LAS CRUCES – A local drugstore was given the go-ahead to sell cannabis to qualified medical patients and adults over 21, despite a neighboring school.
After extensive public comments during Tuesday’s meeting, the Las Cruces City Council voted to grant a near-total exemption request to Mesilla Valley Pharmacy and Pharmtrue, granting it an exemption from the city code to retail cannabis. sell despite falling within a minimum of 300 feet. buffer distance to a school. The New America School is located adjacent to the pharmacy’s 227 South Main Street location.
Pharmtrue is MVP’s partner company that basically represents the cannabis and CBD side of the business. Mesilla Valley Pharmacy already sells and prepares CBD products on site.
The council voted unanimously to approve the derogation request and simultaneously reversed an April decision of the city planning and zoning committee. The 6-0 vote even included Mayor Ken Miyagishima, who was almost always a lone vote against cannabis-related measures for the council.
District 2 Councilor Tessa Abeyta has withdrawn herself from the appeal hearing, as Pharmacy Manager Joaquin Acosta has been appointed to her on the planning and zoning committee. As part of her challenge, the councilor had to leave the meeting while the appeal was being heard.
After the council vote and subsequent raucous applause from those in attendance in support of MVP, Acosta told the Sun-News the result was surprising.
“We really didn’t expect today’s outcome,” Acosta said. “We just hoped to inspire our community to feel what we were feeling, and we really appreciate that they did and that they showed up. I think the city council got the message.”
Trey Howard, MVPs and Pharmtrue’s chief financial officer, presented the company’s argument under oath to the board.
Howard stressed that the section of the pharmacy that would sell cannabis was tucked away in a separate room in a corner of the building. He said there would be multiple layers of security to ensure that the only people receiving cannabis are those who can legally purchase it, as well as security cameras monitoring every inch of the parking lot. He said the pharmacy is already safely distributing controlled substances as part of its existing business model.
After the vote, Howard told the Sun-News he believed that the number of adherents who appeared in the council chamber, some of whom spoke as medicinal cannabis patients themselves or patients consulted about cannabis by pharmacy staff, influenced the council.
Many attendees wore badges to show their support for the pharmacy, which were handed out by their staff ahead of the meeting and advertised on Facebook as redeemable for free CBD at the pharmacy.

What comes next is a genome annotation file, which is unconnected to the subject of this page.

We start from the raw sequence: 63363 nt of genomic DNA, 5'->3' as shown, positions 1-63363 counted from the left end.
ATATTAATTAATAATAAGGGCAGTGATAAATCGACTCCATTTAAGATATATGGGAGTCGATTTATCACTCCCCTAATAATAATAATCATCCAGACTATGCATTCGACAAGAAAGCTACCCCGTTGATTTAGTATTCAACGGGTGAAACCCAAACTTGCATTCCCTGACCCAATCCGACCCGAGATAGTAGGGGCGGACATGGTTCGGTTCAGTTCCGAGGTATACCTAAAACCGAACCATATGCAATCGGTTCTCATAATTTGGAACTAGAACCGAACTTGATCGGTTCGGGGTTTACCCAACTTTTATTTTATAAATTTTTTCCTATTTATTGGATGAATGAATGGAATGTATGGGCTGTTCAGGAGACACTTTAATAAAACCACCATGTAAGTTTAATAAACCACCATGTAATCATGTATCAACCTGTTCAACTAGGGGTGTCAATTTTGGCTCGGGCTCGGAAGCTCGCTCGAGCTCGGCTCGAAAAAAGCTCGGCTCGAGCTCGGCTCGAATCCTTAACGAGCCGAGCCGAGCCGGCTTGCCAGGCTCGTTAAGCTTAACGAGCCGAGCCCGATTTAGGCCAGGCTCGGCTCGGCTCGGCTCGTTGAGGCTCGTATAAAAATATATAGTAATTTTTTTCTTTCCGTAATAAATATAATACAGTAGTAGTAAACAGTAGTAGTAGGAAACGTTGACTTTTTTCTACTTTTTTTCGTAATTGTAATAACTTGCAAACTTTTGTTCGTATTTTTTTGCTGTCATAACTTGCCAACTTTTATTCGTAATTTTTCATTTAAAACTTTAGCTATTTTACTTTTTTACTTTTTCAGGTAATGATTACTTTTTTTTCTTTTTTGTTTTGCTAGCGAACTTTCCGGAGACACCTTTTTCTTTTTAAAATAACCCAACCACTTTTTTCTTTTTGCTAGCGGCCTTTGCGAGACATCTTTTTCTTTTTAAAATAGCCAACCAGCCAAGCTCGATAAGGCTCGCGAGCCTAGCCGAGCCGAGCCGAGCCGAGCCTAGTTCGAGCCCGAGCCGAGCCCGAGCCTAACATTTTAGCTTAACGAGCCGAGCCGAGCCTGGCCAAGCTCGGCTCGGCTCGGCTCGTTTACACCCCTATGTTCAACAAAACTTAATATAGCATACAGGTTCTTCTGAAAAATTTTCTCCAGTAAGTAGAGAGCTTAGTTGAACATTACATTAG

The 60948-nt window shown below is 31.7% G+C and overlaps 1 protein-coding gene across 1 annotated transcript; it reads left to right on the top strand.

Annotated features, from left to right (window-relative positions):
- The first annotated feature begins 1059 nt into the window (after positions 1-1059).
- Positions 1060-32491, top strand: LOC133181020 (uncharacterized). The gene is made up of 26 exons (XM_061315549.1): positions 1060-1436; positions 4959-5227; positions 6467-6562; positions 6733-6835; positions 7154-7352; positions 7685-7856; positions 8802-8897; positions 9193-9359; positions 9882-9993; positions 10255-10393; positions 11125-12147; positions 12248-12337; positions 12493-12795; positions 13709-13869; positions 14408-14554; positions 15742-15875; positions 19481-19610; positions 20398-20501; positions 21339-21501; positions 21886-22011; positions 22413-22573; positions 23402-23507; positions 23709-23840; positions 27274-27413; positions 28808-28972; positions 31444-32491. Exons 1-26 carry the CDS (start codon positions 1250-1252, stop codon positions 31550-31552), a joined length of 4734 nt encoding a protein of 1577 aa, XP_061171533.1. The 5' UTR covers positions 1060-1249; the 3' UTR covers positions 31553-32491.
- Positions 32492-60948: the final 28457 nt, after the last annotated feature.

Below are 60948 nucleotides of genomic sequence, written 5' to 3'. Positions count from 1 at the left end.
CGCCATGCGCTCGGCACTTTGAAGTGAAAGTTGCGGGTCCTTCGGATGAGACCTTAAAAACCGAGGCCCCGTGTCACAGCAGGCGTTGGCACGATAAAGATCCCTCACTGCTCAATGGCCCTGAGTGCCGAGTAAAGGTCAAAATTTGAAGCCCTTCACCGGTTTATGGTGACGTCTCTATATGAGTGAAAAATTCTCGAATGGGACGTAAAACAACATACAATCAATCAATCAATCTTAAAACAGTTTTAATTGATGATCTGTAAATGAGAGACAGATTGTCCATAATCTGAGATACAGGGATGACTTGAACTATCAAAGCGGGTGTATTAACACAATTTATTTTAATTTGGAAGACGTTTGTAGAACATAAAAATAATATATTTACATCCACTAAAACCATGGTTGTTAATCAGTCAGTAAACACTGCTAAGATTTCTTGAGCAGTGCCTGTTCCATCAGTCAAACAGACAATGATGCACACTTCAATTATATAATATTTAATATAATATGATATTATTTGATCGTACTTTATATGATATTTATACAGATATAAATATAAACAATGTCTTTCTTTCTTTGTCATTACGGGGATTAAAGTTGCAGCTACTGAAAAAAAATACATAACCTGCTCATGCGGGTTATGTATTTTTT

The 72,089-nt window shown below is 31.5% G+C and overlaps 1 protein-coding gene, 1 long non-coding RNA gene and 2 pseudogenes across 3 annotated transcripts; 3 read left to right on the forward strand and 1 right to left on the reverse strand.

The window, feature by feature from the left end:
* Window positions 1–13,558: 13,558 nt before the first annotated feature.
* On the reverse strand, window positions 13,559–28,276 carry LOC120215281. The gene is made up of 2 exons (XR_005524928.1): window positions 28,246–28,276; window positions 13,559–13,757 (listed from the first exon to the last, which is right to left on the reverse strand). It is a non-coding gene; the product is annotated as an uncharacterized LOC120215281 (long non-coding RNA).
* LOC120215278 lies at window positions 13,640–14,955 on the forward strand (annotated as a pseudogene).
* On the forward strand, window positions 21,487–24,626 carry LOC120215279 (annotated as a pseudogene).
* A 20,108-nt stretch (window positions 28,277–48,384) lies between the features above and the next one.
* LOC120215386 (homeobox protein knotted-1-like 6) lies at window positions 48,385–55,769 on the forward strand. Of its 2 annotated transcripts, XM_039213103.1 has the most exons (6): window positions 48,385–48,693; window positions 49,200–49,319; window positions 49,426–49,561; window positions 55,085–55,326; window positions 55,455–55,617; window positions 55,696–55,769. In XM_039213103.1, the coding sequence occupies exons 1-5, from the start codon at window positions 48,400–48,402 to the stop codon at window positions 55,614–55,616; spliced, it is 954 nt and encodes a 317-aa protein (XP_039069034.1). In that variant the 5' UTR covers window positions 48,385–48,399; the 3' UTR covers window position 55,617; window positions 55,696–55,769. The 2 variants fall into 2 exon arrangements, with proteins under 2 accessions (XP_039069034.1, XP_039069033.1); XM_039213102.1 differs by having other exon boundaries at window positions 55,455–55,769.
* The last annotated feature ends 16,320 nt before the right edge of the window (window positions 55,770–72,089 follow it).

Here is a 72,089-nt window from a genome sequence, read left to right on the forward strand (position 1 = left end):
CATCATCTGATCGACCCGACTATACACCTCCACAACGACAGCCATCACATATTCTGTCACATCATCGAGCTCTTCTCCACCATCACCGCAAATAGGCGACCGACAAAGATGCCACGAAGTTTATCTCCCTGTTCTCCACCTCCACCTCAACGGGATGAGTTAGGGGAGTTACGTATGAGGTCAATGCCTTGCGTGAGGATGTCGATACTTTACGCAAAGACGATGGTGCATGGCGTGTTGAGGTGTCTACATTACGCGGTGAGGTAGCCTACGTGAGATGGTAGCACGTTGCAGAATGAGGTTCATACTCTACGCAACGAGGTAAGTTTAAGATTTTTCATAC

Acosta denied criticism that the pharmacy was essentially paying for support, saying they lobbied their own public, but also told the… Sun-News the offer was withdrawn “to triple our lines” and avoid confusion.
Public commentators on both sides trotted out the typical arguments, trying to sell city council members about the medicinal benefits of cannabis or convince them that it contributed to drug addiction or endangered children.
Danny Hartman, an MVP client, said that medical cannabis has helped him with his chronic pain. Although he was eligible for a medical card, Hartman said he wouldn’t have known how to properly use cannabis to treat his condition if he hadn’t had conversations with MVP staff.
“We’re worried that students will be distracted, that they’ll just watch (out of the classroom), they’ll see who goes in and out,” said New America School Superintendent and Principal Margarita Porter. New America primarily serves high school students. “We just want to know that our students are safe.”
“I want you to understand that the New America School students are a very vulnerable population,” said Roberta Stathis, vice president of the school’s board of directors.
Opponents also warned that attributing such an extreme variance could set a precedent that would undermine the school’s buffer for cannabis retail.
Proponents of MVP argued that a pharmacy run by trained professionals was arguably one of the most worthy institutions to qualify for an exemption and that pharmacists were well placed to ensure that people who wanted to maximize its medical benefits , did so safely by compounding the correct doses and making sure it didn’t interact with other prescriptions.
“If we continue to make it harder for the legal industry to succeed, the black market will continue to thrive,” said District 4 City Councilor Johana Bencomo. “If a derogation were allowed, I’m not afraid of setting a precedent, because this is a pharmacy.”
Acosta said Mesilla Valley Pharmacy could begin selling cannabis for adult use in January, pending state approval.
Michael McDevitt is a city and county reporter for the Sun-News. He can be reached at 575-202-3205, firstname.lastname@example.org or @MikeMcDTweets on Twitter.